For better and worse, the Coca-Cola 600 proved NASCAR is a team sport

Drivers get the glory, especially in this social distancing era, but Sunday’s Coca-Cola 600 proved that NASCAR operates as a team sport.

When Kevin Harvick won The Real Heroes 400 at Darlington Raceway last week, he was directed to victory lane after performing victory burnouts near the grandstands. Numerous emotions rang through the head of the No. 4 Stewart-Haas Racing Ford’s driver. After all, not only had he just become the 14th driver to win at least 50 NASCAR Cup Series races, he was the first driver to win after the circuit’s coronavirus-induced hiatus came to an end at Myrtle Beach.

But asked which one emotion rang through his head as he got to Darlington’s iconic winner’s circle…one previously graced by legends like David Pearson, Dale Earnhardt, and Jeff Gordon…Harvick had a response that’s usually reserved for high school students asking their dates to prom this time of year: “awkward”.

Harvick was more than understanding as to why he was met by only two photographers and Fox Sports’ pit reporter Regan Smith (himself a former Darlington winner) and two photographers were waiting for him. The joyful congestion of victory lane, often crammed to the gills with relatives, crew members, representatives from teams and sponsors, has been sacrificed so NASCAR can run these races and give American sports fans appetizing morsels as their athletics begin to work their way back into their lives.

But it didn’t take away the pain Harvick felt that member of his No. 4 group couldn’t savor the victory with him.

(Photo by Chris Graythen/Getty Images)

“I was able to kind of get my team guys a nice little elbow bump there as I left victory lane, tell them great job. Those guys didn’t get a chance to take a picture with their car. Just a lot of sacrifices that go into it,” Harvick remarked after the race. “When you look at a win like this today, this is an organizational win because you have to have your car dialed in when you get here in order to win a race like this. Our guys have just done a great job of putting all the pieces together. Today we were able to capitalize on that and win a race.”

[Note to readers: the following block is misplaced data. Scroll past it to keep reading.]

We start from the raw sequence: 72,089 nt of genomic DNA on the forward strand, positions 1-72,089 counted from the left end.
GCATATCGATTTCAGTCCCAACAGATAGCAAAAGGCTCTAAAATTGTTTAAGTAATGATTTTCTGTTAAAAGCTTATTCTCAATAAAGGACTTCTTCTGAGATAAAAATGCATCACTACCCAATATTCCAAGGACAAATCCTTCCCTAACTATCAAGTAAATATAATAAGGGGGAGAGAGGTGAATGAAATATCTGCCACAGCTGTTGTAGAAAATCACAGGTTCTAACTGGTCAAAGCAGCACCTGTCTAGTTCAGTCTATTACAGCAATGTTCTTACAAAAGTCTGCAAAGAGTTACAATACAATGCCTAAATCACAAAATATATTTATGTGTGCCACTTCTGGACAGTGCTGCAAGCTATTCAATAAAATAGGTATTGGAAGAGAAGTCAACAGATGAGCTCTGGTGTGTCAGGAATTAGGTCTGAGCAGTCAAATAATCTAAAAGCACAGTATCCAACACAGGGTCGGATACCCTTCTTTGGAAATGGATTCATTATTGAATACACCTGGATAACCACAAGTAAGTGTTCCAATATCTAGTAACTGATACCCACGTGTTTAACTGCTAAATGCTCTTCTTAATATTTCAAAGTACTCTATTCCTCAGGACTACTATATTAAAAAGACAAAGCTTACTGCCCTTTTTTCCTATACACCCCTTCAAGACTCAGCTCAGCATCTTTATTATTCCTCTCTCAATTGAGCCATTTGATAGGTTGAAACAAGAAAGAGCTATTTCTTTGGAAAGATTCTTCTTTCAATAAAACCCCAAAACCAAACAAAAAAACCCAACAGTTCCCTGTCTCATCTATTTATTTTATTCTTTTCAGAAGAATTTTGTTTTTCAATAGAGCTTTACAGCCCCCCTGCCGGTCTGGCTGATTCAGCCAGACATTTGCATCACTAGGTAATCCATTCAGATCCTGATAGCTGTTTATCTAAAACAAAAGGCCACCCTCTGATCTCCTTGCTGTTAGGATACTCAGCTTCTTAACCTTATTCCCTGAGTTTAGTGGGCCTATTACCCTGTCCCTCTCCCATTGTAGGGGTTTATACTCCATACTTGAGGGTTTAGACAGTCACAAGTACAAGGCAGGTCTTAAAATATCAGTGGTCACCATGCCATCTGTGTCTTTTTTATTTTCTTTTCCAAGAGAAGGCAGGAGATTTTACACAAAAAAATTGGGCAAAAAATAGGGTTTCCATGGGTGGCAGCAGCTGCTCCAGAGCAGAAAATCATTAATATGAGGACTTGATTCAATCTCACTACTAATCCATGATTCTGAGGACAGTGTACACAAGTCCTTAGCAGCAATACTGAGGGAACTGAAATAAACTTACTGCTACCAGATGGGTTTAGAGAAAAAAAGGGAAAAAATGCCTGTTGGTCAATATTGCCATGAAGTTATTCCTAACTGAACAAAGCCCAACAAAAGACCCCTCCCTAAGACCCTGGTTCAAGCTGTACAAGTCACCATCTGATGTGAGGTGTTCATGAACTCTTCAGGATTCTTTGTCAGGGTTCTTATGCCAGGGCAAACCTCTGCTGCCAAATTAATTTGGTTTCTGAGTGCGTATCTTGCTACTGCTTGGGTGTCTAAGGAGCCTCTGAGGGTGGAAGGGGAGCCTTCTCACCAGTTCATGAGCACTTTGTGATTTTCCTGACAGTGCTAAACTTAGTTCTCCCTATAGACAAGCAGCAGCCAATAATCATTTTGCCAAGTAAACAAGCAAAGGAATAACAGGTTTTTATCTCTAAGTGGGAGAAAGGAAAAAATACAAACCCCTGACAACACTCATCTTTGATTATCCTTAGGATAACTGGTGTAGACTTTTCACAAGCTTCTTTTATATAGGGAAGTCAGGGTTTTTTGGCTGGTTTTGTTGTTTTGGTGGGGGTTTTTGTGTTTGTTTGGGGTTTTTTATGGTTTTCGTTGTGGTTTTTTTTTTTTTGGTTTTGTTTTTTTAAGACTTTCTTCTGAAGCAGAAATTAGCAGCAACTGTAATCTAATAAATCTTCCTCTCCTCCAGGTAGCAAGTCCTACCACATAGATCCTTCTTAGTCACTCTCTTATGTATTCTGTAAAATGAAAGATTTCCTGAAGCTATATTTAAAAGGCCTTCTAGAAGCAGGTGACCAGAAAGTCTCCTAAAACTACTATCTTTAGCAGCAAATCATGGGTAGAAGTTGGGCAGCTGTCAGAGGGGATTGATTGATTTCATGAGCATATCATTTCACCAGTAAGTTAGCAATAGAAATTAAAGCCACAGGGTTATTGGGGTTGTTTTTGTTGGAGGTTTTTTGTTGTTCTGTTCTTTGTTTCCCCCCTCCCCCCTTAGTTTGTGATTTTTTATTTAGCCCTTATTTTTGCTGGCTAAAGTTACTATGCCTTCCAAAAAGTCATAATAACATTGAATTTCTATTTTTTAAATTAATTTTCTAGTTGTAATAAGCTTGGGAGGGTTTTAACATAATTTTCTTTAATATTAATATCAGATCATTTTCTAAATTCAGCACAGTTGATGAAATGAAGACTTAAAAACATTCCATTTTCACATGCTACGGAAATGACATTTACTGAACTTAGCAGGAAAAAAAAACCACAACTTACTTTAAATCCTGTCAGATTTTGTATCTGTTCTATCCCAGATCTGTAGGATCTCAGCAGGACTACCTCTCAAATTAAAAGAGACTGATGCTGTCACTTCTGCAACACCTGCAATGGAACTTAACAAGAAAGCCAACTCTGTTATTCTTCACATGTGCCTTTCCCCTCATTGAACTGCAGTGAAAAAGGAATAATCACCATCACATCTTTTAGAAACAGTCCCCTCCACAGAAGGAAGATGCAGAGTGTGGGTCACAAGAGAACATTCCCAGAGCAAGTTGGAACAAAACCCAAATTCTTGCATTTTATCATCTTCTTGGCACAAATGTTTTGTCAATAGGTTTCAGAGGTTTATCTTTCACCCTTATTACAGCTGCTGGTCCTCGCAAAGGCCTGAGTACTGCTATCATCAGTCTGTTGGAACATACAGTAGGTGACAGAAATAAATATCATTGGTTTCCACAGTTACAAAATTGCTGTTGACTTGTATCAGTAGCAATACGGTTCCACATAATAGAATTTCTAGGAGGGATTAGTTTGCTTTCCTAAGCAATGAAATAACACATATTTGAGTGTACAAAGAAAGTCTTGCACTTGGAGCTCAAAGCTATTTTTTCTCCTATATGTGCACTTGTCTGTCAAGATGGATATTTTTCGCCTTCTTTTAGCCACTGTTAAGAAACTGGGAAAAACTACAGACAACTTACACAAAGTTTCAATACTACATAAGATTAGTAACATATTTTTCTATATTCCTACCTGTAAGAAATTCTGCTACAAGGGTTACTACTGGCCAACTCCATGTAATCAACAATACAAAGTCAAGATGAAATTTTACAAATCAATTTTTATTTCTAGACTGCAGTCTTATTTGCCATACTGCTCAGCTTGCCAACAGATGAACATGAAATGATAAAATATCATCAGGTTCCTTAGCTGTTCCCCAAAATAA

The lack of a victory lane prescience at Darlington…and beyond…does nothing to dispel a notion that was proven in Charlotte, a lesson that many new viewers of NASCAR are learning, even if they’re only holding themselves over until their usual favorites return: auto racing is a team sport.

Consternation reigned on Twitter during Sunday’s Coca-Cola 600 at Charlotte Motor Speedway. The marathon event, the longest on the NASCAR circuit at 600 miles, saw its early portions dominated by big leads. It was a race that saw its first pass for the lead under the green flag come at lap 225 of the originally scheduled 400.

But what Sunday did show was a fantastic mix of teamwork and driver finesse that makes NASCAR churn out racing excitement on a weekly basis. Sure, it’s probably not a race that will be displayed in whatever NASCAR’s equivalent of the Louvre is, but it served as a good reminder to its new viewers that NASCAR efforts go far beyond the ones behind the wheel.

It’s a shame, perhaps, that no child will ever have a poster of Michigan natives Greg Ives or Scott Brzozowski in their bedroom. But those two played a bit part in changing the early momentum as the respective crew chief and front tire changer for the No. 88 Hendrick Motorsports Chevrolet of Alex Bowman. When rain brought out a yellow (and a red) flag shortly after the first 50 laps, Bowman crew changed the course of the race with a two-tire pit stop, one that got Bowman out way ahead of the prior leader as he jumped from 13th to the top spot. The No. 88 would go on to dominate the next stanzas of the race, almost exclusively leading the next 170 laps thanks to Bowman’s on-track prowess and the service he received off of it.